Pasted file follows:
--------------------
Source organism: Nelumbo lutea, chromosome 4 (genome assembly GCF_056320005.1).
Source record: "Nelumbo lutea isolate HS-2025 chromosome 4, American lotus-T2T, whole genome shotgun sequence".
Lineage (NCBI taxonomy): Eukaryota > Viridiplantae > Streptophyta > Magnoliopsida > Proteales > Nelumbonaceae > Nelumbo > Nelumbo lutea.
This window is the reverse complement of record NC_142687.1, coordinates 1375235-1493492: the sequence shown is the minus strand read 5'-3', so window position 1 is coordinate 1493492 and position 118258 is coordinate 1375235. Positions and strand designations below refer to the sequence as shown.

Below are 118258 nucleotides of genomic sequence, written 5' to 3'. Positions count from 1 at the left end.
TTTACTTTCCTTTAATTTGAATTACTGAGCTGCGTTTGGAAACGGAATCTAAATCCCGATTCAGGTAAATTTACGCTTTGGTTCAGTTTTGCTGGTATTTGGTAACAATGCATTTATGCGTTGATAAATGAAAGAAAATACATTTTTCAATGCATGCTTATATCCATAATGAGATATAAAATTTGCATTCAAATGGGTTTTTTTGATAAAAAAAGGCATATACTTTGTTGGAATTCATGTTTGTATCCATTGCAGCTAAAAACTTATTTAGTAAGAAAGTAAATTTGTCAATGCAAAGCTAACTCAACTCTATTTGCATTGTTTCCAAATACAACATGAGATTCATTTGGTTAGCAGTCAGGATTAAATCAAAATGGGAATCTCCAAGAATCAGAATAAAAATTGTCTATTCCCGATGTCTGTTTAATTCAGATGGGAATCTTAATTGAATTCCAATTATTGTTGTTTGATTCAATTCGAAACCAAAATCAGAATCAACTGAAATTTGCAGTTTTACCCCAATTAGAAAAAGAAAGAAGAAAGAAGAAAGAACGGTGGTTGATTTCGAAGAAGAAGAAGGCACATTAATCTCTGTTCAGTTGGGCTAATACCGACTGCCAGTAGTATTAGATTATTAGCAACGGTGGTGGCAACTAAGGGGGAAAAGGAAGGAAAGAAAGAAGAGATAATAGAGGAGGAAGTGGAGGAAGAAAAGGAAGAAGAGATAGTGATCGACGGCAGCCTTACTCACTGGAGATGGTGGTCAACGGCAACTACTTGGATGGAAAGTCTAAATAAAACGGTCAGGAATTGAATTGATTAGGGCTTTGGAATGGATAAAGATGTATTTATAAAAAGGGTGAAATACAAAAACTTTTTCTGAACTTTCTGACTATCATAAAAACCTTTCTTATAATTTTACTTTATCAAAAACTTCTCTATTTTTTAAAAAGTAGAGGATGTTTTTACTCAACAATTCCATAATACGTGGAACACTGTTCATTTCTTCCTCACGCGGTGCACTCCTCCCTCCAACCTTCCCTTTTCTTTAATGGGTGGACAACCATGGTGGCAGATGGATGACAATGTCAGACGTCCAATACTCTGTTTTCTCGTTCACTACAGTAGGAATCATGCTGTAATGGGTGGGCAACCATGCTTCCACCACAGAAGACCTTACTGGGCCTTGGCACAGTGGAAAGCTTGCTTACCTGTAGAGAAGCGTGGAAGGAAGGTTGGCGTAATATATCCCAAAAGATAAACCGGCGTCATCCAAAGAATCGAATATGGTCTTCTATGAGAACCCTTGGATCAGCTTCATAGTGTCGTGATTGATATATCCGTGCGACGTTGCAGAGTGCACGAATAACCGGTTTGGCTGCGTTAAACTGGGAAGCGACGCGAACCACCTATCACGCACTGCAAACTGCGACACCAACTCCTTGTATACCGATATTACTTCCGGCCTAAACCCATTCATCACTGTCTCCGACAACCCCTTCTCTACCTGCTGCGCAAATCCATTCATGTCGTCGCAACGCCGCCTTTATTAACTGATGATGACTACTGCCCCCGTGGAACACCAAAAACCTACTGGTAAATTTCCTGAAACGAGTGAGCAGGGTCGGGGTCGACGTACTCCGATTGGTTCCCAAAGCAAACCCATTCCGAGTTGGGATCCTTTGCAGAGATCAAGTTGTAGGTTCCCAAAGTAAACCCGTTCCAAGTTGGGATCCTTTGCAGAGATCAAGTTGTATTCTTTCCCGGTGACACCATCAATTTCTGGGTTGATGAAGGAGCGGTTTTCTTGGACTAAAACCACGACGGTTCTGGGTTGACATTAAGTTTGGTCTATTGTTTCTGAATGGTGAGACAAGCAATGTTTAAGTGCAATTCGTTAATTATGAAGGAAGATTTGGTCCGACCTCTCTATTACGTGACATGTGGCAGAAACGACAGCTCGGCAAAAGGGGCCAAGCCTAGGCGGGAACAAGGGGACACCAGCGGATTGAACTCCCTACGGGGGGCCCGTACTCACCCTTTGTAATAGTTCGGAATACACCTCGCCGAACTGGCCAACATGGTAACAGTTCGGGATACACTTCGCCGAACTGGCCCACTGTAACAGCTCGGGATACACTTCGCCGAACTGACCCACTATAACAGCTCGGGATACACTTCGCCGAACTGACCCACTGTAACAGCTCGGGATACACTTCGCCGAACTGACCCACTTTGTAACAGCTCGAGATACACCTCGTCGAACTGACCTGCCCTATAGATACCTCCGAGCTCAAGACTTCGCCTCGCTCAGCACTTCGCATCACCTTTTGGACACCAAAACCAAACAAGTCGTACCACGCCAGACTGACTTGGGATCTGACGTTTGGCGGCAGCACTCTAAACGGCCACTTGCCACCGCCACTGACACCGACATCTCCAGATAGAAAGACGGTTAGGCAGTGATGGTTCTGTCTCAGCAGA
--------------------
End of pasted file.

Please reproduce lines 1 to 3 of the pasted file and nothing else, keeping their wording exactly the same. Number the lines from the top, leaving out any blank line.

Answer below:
Source organism: Nelumbo lutea, chromosome 4 (genome assembly GCF_056320005.1).
Source record: "Nelumbo lutea isolate HS-2025 chromosome 4, American lotus-T2T, whole genome shotgun sequence".
Lineage (NCBI taxonomy): Eukaryota > Viridiplantae > Streptophyta > Magnoliopsida > Proteales > Nelumbonaceae > Nelumbo > Nelumbo lutea.